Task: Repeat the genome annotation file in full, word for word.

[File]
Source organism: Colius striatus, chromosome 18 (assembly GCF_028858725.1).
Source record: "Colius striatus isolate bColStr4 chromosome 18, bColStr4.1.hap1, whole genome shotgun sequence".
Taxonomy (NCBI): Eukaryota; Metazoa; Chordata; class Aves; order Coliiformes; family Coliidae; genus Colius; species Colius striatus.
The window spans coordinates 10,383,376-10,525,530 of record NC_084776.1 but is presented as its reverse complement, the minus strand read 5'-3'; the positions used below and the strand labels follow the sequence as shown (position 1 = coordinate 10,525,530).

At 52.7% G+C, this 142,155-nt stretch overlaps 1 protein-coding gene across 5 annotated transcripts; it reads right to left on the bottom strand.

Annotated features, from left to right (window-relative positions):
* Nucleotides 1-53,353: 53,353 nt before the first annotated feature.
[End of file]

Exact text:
Source organism: Colius striatus, chromosome 18 (assembly GCF_028858725.1).
Source record: "Colius striatus isolate bColStr4 chromosome 18, bColStr4.1.hap1, whole genome shotgun sequence".
Taxonomy (NCBI): Eukaryota; Metazoa; Chordata; class Aves; order Coliiformes; family Coliidae; genus Colius; species Colius striatus.
The window spans coordinates 10,383,376-10,525,530 of record NC_084776.1 but is presented as its reverse complement, the minus strand read 5'-3'; the positions used below and the strand labels follow the sequence as shown (position 1 = coordinate 10,525,530).

At 52.7% G+C, this 142,155-nt stretch overlaps 1 protein-coding gene across 5 annotated transcripts; it reads right to left on the bottom strand.

Annotated features, from left to right (window-relative positions):
* Nucleotides 1-53,353: 53,353 nt before the first annotated feature.